By Sierra Knoch
May 2, 2018 (HER CAMPUS) — So you’ve spent months anxiously awaiting your acceptance letters. You finally receive them and, surprise! You got into both of your dream schools! Once you’re over the initial shock of the good news, it’s time to decide. While going to two schools at once might sound fun, you’ll obviously have to pick one. Here are some tips to help you out!
1. Start with a pros and cons list
Making a pros and cons list is a great starting point but, when deciding between two great options, it might take a more thorough investigation. After making a pros and cons list for both schools, try making a separate list for yourself, and sort factors you’re considering such as social life, location, and cost from most important to least according to your preference. This might take some introspection, but having a guide to your own preferences will make comparing the good and bad things about each school even more helpful. Focus on what you value in your life now, as well as what you’re looking to add as you pursue your goals.
2. Visit each campus
After doing some research on both schools, it’s a good idea to visit each school, especially if you haven’t stepped foot on campus before. While the advice may sound cliché and overused, it’s often given for a reason. It really does work! There’s just something about the feeling you get when you step foot on campus that all the stats and lists in the world can’t replace. And remember to trust your instincts because sometimes they might surprise you! Brand names and awards shouldn’t be the only factors you use to make your decision, because awards won’t make you happy for the next 4 years. Remember you’re not just looking for a mark on your resume. You’re looking for a place you can create a network to build on for the rest of your life.
Bari Norman, founder and president of Expert Admissions, says, “I recommend revisiting both campuses and staying overnight in the dorms with a first-year student; try to go at a time where you can get a sense of how hard people are working and also how hard they’re playing. Both are extremely important. I think familiarizing yourself as much as you can with the people and the vibe of each school is essential to assessing fit. And at any stage in the college process, always try to talk to “regular kids,” meaning not admissions tour guides; they’re your best source of honest information.”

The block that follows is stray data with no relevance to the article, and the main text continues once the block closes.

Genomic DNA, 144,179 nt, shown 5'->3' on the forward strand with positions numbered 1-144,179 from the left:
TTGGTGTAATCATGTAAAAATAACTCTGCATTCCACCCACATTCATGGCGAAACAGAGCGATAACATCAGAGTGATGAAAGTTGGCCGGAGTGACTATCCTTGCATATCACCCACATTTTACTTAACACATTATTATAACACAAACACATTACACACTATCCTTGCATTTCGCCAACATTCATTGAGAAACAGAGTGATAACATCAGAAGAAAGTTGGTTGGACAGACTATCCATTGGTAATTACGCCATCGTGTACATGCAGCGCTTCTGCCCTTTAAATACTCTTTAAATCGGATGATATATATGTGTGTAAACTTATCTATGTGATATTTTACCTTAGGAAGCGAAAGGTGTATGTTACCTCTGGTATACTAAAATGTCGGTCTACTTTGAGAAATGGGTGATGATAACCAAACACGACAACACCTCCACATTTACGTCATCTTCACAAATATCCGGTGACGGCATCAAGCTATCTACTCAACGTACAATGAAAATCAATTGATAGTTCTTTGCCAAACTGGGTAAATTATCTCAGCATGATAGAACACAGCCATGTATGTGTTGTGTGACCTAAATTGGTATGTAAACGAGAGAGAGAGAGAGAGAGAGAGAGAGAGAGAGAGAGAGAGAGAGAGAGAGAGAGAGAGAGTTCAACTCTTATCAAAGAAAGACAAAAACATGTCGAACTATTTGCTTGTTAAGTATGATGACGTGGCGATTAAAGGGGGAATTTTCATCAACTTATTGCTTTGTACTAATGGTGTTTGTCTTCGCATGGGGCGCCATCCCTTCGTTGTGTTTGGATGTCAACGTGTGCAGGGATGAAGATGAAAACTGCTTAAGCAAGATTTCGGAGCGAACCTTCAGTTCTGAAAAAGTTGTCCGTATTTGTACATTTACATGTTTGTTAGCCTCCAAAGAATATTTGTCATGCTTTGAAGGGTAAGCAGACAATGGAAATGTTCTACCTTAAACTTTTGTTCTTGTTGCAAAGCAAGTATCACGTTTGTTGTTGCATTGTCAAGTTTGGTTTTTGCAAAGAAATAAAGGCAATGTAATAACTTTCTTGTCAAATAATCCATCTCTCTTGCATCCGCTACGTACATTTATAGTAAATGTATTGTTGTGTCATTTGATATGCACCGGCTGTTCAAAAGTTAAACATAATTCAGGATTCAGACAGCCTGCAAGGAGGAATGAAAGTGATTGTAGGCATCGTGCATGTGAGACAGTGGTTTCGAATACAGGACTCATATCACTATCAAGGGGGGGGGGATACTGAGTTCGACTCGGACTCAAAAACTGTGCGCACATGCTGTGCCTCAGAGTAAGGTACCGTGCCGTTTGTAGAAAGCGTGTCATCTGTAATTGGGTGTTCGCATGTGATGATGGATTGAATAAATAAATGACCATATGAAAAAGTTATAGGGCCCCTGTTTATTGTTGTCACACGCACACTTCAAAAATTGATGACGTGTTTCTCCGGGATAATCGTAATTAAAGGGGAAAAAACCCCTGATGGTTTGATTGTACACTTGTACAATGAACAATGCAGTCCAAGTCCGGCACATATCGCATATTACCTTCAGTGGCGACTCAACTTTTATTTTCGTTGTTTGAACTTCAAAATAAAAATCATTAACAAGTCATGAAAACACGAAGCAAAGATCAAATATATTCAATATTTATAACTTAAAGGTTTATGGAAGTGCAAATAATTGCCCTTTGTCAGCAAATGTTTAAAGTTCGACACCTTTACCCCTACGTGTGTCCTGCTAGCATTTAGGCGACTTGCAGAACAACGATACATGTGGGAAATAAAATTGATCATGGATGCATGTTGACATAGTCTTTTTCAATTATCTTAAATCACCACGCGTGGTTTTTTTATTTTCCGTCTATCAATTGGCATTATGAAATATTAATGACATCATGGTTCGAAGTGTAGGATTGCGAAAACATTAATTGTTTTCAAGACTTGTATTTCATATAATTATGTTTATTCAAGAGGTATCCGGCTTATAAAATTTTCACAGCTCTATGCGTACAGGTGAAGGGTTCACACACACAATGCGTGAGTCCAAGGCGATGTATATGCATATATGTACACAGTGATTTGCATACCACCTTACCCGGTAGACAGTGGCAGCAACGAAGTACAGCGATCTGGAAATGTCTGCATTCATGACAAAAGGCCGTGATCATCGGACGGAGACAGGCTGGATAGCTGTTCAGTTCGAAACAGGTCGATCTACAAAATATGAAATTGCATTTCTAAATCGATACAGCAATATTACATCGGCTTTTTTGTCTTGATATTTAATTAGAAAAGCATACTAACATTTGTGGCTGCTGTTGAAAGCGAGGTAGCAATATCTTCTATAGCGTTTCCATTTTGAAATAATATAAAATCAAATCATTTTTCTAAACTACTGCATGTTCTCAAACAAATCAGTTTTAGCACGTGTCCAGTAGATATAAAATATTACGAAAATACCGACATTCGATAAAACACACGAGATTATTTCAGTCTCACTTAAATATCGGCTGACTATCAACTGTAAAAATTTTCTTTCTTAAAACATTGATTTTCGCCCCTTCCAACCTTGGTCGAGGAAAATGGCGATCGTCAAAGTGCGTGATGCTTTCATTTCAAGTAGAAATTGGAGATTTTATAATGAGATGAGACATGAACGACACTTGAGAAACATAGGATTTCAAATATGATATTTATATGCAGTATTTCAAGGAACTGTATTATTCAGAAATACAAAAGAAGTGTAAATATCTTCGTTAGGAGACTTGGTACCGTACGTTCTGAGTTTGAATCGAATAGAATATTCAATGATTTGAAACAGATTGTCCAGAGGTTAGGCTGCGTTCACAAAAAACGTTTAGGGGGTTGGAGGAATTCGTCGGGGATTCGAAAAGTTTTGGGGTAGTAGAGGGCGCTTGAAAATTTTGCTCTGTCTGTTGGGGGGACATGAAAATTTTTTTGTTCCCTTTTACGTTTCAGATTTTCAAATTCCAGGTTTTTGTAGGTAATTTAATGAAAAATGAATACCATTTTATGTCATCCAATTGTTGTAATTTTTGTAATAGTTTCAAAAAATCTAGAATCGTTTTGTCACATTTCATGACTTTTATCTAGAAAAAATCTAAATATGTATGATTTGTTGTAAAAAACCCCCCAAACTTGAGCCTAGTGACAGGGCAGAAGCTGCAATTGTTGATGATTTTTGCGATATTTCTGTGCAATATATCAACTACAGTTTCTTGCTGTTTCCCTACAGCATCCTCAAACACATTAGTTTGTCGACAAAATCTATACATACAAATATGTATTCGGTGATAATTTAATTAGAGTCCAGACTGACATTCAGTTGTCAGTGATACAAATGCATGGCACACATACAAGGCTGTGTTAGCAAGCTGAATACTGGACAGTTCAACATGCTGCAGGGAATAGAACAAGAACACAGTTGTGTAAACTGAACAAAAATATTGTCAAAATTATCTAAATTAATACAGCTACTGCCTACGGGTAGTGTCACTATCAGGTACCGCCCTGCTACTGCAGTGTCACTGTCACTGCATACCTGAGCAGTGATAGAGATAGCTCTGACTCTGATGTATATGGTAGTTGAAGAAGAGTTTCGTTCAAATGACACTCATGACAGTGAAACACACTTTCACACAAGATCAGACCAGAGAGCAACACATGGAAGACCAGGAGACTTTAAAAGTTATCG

3. Consult friends and family
After visiting both schools, you’ll have a better picture of how each one fits with your personality and your vision for your future. Maybe your decision will be easy from here and you’ll already have ruled one out. But, if you’re still stuck, consider asking your family for advice, especially those who visited the school with you. Getting advice from someone with an outsider’s perspective may help you see points you otherwise wouldn’t have noticed.
When I was deciding which university to attend, talking with my grandmother helped me to consider things I never would have thought of on my own, such as convenience to things like grocery stores and public transportation. We toured several schools in LA and went over the location and benefits of each one. She asked questions on the tours about amenities and on campus social activities. I was definitely glad to have her along since I was way too shy at the time to ask questions like that. Ultimately though, remember that this is your decision and don’t be afraid to stand up for the things that matter most to you, whether that’s a great science program or a great social life. If you have a valid reason for something you’re passionate about, let your family know, even if they might not understand at first.
4. Think back to why you love each school in the first place
Finally, if you still haven’t decided using the above methods, try reflecting on what attracted you to each school in the first place. If you’ve been dreaming of attending this school because your 9th grade crush was wearing their sweatshirt, that might be a helpful piece of information to consider. And don’t forget to account for the fact that plans can always change. Who knows, you might get to your dream school and realize you want to change your major to a completely different field. Try thinking about the bigger picture of the school as a whole. According to Norman, it’s important to focus on the long term.
She says, “I think when choosing between two places you think you love equally, you have to mentally pull yourself out of high school and think about what will make you happiest in the long term.”
Ask yourself questions like, do they support their students beyond graduation? And, do they provide a well-rounded education with a focus on the student as a whole? These are the things that will benefit you no matter what program you end up choosing. And in all the chaos, don’t forget to congratulate yourself for a job well done!
Choosing schools can be a difficult decision but remember that, no matter where you end up going you’ll thrive and find a way to make the most of the experience.